Lady Rizo: Red, White And Indigo
The United States, like nostalgia, is not what it used to be and New York chanteuse Lady Rizo feels it as much as any of her fellow Americans.
In her latest show, Red, White And Indigo, she explores her sentiments for her home country albeit without naming the small-handed, Twitter-loving, wall-building elephant in the room. Whoever he may be.
Those who have already witnessed this elegant singer with a trucker’s tongue will know what to expect. There’s plenty of pointed banter, some saucy audience interaction and songs lifted by a voice to die for. This time around, there is a mix of original numbers from her upcoming album, old favourites like Nancy Sinatra’s Bang Bang and some stone-cold classics like the finale Leonard Cohen number (sadly, not this rather fitting tune). Frankly, she could sing the football results and still make them sound vibrant and sexy.
The usual mid-show costume change assisted by one of the evening’s punters is as fun and frustrating as ever; all of it happens behind a large screen so, as much as we drown in schadenfreude as the hapless victim is shamelessly interrogated about personal matters, it makes for a stunningly dull visual experience even if she does eventually re-appear resembling Greta Garbo masquerading as a member of the Night’s Watch.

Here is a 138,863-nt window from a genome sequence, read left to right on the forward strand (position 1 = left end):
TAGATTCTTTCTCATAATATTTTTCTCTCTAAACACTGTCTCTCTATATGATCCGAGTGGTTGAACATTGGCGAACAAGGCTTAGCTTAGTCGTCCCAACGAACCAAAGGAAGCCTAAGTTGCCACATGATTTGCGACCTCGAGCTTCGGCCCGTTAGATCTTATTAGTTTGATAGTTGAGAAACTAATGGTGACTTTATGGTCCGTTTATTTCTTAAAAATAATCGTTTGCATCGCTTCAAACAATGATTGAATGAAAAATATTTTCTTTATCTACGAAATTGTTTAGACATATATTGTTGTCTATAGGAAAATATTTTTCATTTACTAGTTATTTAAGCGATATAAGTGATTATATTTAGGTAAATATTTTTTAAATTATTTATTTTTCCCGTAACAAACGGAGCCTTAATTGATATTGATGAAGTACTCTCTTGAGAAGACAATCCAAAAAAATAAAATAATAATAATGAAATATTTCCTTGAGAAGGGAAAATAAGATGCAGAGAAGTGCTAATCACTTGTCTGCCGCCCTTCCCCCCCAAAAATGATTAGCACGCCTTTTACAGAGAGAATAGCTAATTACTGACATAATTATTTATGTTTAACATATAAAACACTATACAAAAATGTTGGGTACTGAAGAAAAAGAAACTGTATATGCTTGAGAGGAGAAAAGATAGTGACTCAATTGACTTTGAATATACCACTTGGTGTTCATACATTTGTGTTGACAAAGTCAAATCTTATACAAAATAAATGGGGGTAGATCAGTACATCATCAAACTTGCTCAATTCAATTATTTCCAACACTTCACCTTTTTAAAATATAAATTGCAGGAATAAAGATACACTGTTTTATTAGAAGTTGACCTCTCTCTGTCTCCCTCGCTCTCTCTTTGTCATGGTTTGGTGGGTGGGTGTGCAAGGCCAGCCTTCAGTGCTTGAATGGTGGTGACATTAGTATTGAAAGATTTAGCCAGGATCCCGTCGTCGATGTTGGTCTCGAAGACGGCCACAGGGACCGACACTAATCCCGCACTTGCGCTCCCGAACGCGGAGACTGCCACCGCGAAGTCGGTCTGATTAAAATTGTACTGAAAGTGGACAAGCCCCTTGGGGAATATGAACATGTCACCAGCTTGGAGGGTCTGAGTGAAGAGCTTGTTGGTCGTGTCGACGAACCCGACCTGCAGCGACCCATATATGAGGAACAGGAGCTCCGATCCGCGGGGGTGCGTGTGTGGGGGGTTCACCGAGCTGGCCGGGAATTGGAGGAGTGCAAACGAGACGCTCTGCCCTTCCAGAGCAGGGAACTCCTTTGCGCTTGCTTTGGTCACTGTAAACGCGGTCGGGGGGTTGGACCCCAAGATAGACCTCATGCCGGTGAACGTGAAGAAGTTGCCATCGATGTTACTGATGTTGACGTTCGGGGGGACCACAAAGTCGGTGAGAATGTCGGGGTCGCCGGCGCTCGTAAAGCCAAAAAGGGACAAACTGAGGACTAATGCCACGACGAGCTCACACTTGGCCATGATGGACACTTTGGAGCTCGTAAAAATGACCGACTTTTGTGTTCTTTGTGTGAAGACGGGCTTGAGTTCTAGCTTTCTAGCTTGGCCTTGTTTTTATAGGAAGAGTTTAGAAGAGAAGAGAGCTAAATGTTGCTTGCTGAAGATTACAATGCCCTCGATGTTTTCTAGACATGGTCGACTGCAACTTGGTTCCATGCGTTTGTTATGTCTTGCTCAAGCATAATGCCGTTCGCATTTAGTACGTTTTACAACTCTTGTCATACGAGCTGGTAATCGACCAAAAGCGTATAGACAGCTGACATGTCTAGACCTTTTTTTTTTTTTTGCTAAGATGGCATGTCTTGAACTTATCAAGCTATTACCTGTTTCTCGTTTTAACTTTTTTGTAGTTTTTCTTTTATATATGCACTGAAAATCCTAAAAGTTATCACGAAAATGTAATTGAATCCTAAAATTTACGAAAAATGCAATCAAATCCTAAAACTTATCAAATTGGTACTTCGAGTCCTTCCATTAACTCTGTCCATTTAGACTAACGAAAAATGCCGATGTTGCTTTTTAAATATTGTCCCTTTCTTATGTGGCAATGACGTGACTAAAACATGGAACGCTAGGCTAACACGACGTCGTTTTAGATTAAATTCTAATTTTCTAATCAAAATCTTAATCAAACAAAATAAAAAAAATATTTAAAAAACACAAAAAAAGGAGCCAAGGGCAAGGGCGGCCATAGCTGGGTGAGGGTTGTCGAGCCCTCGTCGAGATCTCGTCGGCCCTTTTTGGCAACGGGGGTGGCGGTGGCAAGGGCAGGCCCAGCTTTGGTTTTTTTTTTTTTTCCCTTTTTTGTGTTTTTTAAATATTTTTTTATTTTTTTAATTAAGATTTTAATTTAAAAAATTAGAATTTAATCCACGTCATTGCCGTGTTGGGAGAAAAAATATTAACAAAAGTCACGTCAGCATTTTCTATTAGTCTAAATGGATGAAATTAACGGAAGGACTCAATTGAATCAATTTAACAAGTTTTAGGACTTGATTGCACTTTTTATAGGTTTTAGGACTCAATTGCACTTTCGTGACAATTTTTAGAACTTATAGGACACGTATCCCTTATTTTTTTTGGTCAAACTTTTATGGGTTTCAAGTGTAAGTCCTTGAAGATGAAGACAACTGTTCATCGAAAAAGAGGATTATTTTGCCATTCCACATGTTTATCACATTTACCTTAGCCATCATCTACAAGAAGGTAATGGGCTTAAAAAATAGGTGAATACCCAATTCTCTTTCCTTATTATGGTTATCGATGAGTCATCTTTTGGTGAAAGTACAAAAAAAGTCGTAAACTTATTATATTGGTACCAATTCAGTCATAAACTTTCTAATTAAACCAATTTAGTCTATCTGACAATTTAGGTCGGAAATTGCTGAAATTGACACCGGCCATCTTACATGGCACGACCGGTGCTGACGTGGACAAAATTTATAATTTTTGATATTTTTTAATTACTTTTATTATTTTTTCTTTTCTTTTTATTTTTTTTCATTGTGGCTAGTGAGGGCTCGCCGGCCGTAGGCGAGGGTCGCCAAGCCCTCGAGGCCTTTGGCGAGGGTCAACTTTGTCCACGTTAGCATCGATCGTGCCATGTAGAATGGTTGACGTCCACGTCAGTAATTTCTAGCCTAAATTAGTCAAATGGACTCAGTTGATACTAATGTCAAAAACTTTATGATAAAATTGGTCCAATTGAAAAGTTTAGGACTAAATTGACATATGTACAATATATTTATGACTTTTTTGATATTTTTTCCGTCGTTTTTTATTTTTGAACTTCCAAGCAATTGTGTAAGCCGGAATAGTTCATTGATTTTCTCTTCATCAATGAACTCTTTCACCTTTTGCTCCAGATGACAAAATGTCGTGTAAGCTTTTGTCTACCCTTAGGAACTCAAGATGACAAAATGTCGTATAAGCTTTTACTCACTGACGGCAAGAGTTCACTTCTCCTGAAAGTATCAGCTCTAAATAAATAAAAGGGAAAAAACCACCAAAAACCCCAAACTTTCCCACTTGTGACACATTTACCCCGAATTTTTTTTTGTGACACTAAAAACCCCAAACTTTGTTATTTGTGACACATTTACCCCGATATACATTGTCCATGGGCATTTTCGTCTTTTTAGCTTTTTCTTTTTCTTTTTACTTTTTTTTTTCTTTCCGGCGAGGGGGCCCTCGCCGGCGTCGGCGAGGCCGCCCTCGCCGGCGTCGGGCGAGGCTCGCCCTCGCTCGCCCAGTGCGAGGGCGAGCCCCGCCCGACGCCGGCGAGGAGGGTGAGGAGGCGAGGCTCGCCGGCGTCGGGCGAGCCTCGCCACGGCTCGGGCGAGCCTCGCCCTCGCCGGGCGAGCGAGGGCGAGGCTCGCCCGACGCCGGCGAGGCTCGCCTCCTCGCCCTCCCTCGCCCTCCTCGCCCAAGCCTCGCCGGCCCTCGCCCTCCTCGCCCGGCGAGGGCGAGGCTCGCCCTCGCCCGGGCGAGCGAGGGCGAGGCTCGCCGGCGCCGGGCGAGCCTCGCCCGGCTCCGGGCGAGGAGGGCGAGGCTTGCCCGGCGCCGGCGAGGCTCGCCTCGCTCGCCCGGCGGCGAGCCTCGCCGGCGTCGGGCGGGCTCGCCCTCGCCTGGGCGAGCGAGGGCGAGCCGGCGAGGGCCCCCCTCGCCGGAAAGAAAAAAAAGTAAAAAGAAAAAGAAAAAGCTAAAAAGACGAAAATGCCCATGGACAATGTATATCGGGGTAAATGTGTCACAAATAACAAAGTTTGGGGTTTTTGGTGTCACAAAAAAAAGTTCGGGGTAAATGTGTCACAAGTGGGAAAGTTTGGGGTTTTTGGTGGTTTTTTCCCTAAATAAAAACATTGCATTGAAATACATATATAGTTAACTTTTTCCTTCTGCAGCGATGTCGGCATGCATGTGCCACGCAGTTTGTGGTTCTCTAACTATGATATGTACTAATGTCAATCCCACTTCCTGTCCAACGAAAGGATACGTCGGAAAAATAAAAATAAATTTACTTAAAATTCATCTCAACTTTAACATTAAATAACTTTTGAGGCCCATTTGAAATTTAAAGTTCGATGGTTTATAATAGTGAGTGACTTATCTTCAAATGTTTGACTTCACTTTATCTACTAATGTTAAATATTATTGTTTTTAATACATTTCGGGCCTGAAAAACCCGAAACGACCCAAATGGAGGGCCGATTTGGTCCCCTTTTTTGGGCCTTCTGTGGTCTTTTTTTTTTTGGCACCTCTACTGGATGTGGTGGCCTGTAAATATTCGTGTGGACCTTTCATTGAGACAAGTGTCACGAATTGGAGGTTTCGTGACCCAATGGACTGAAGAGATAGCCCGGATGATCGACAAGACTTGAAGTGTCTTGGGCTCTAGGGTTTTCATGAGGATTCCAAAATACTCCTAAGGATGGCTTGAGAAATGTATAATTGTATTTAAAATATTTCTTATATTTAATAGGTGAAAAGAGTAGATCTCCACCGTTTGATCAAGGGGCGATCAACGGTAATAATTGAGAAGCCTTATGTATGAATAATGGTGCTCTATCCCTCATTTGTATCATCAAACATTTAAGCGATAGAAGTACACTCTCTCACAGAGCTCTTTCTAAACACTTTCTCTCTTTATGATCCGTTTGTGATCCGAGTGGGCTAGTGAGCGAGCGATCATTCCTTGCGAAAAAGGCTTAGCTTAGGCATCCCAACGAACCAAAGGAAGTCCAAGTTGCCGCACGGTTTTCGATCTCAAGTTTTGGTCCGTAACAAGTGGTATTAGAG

The comedy aspects are generally well done with more than a pinch of self-awareness. Rizo has improved both her patter and her comic timing since she first came to the Soho Theatre as part of her prize for winning the inaugural TO&ST award in 2013 and she makes smart points between the more obvious wisecracks. “Back home,” she says, “I shoplift occasionally and I wouldn’t do that if I was black.”
Seeing the US through the eyes of someone who has lived on both coasts, travelled the world and recently become a mother is an insightful experience. Amid the jokes and songs, Rizo keeps the show rooted in reality; she is proud of the country she grew up in yet trepidatious about the one her son Tennyson will encounter. No-one knows where America is headed over the next four years but let’s hope it gives rise to shows as good as this one.